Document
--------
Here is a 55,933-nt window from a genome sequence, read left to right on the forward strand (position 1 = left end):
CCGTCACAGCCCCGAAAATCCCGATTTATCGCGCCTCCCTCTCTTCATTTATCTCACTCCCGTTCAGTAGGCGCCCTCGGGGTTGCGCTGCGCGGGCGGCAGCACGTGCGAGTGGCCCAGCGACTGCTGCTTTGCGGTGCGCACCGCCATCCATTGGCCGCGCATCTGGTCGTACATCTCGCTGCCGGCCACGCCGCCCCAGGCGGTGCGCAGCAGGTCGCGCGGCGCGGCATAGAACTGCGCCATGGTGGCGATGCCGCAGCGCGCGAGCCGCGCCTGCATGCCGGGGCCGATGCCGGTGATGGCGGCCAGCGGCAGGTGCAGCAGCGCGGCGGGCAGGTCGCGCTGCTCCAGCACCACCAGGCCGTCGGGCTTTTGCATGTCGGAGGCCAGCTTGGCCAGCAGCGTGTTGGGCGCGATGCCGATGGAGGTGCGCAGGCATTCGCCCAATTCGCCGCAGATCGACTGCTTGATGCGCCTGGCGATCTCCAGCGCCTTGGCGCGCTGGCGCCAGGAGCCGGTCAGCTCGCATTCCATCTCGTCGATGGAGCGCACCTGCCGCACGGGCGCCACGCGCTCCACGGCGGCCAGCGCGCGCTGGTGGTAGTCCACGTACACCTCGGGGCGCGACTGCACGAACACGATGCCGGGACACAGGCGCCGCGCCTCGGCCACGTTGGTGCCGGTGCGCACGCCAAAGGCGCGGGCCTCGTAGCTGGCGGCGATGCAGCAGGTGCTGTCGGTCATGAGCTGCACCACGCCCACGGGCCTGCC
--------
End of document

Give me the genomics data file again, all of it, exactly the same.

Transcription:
Here is a 55,933-nt window from a genome sequence, read left to right on the forward strand (position 1 = left end):
CCGTCACAGCCCCGAAAATCCCGATTTATCGCGCCTCCCTCTCTTCATTTATCTCACTCCCGTTCAGTAGGCGCCCTCGGGGTTGCGCTGCGCGGGCGGCAGCACGTGCGAGTGGCCCAGCGACTGCTGCTTTGCGGTGCGCACCGCCATCCATTGGCCGCGCATCTGGTCGTACATCTCGCTGCCGGCCACGCCGCCCCAGGCGGTGCGCAGCAGGTCGCGCGGCGCGGCATAGAACTGCGCCATGGTGGCGATGCCGCAGCGCGCGAGCCGCGCCTGCATGCCGGGGCCGATGCCGGTGATGGCGGCCAGCGGCAGGTGCAGCAGCGCGGCGGGCAGGTCGCGCTGCTCCAGCACCACCAGGCCGTCGGGCTTTTGCATGTCGGAGGCCAGCTTGGCCAGCAGCGTGTTGGGCGCGATGCCGATGGAGGTGCGCAGGCATTCGCCCAATTCGCCGCAGATCGACTGCTTGATGCGCCTGGCGATCTCCAGCGCCTTGGCGCGCTGGCGCCAGGAGCCGGTCAGCTCGCATTCCATCTCGTCGATGGAGCGCACCTGCCGCACGGGCGCCACGCGCTCCACGGCGGCCAGCGCGCGCTGGTGGTAGTCCACGTACACCTCGGGGCGCGACTGCACGAACACGATGCCGGGACACAGGCGCCGCGCCTCGGCCACGTTGGTGCCGGTGCGCACGCCAAAGGCGCGGGCCTCGTAGCTGGCGGCGATGCAGCAGGTGCTGTCGGTCATGAGCTGCACCACGCCCACGGGCCTGCC